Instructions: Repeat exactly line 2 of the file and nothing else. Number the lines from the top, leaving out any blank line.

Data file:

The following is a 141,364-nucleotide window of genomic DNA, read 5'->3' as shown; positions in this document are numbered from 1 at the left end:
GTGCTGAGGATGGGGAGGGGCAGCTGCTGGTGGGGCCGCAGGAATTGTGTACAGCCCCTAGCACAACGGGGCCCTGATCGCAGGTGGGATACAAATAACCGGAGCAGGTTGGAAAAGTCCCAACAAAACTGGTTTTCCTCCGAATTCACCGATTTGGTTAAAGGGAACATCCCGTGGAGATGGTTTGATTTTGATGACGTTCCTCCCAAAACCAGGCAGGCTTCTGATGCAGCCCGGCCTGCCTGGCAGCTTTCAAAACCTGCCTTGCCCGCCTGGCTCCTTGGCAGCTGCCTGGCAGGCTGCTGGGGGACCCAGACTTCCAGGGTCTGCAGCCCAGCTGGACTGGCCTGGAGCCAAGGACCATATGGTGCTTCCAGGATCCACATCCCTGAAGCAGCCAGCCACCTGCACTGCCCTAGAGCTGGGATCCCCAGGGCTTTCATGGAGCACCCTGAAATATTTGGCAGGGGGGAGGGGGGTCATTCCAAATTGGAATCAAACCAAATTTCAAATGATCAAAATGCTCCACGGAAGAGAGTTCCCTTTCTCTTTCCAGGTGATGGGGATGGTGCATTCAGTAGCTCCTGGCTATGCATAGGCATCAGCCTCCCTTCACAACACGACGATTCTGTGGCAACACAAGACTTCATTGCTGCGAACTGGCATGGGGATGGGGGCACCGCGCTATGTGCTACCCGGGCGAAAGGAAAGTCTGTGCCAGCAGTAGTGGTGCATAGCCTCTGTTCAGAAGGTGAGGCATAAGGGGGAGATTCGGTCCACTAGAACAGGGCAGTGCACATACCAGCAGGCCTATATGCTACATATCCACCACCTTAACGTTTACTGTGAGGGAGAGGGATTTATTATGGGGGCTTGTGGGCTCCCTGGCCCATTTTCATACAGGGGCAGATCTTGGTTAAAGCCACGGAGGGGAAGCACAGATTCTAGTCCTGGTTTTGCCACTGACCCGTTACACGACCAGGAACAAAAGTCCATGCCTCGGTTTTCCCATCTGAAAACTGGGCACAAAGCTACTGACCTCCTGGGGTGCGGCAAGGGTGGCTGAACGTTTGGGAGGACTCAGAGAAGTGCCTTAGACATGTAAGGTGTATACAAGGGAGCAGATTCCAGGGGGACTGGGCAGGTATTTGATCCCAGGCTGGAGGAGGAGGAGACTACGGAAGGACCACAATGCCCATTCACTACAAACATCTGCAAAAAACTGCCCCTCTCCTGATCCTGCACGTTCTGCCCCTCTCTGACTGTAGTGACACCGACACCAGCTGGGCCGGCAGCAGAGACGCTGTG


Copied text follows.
GTGCTGAGGATGGGGAGGGGCAGCTGCTGGTGGGGCCGCAGGAATTGTGTACAGCCCCTAGCACAACGGGGCCCTGATCGCAGGTGGGATACAAATAACCGGAGCAGGTTGGAAAAGTCCCAACAAAACTGGTTTTCCTCCGAATTCACCGATTTGGTTAAAGGGAACATCCCGTGGAGATGGTTTGATTTTGATGACGTTCCTCCCAAAACCAGGCAGGCTTCTGATGCAGCCCGGCCTGCCTGGCAGCTTTCAAAACCTGCCTTGCCCGCCTGGCTCCTTGGCAGCTGCCTGGCAGGCTGCTGGGGGACCCAGACTTCCAGGGTCTGCAGCCCAGCTGGACTGGCCTGGAGCCAAGGACCATATGGTGCTTCCAGGATCCACATCCCTGAAGCAGCCAGCCACCTGCACTGCCCTAGAGCTGGGATCCCCAGGGCTTTCATGGAGCACCCTGAAATATTTGGCAGGGGGGAGGGGGGTCATTCCAAATTGGAATCAAACCAAATTTCAAATGATCAAAATGCTCCACGGAAGAGAGTTCCCTTTCTCTTTCCAGGTGATGGGGATGGTGCATTCAGTAGCTCCTGGCTATGCATAGGCATCAGCCTCCCTTCACAACACGACGATTCTGTGGCAACACAAGACTTCATTGCTGCGAACTGGCATGGGGATGGGGGCACCGCGCTATGTGCTACCCGGGCGAAAGGAAAGTCTGTGCCAGCAGTAGTGGTGCATAGCCTCTGTTCAGAAGGTGAGGCATAAGGGGGAGATTCGGTCCACTAGAACAGGGCAGTGCACATACCAGCAGGCCTATATGCTACATATCCACCACCTTAACGTTTACTGTGAGGGAGAGGGATTTATTATGGGGGCTTGTGGGCTCCCTGGCCCATTTTCATACAGGGGCAGATCTTGGTTAAAGCCACGGAGGGGAAGCACAGATTCTAGTCCTGGTTTTGCCACTGACCCGTTACACGACCAGGAACAAAAGTCCATGCCTCGGTTTTCCCATCTGAAAACTGGGCACAAAGCTACTGACCTCCTGGGGTGCGGCAAGGGTGGCTGAACGTTTGGGAGGACTCAGAGAAGTGCCTTAGACATGTAAGGTGTATACAAGGGAGCAGATTCCAGGGGGACTGGGCAGGTATTTGATCCCAGGCTGGAGGAGGAGGAGACTACGGAAGGACCACAATGCCCATTCACTACAAACATCTGCAAAAAACTGCCCCTCTCCTGATCCTGCACGTTCTGCCCCTCTCTGACTGTAGTGACACCGACACCAGCTGGGCCGGCAGCAGAGACGCTGTG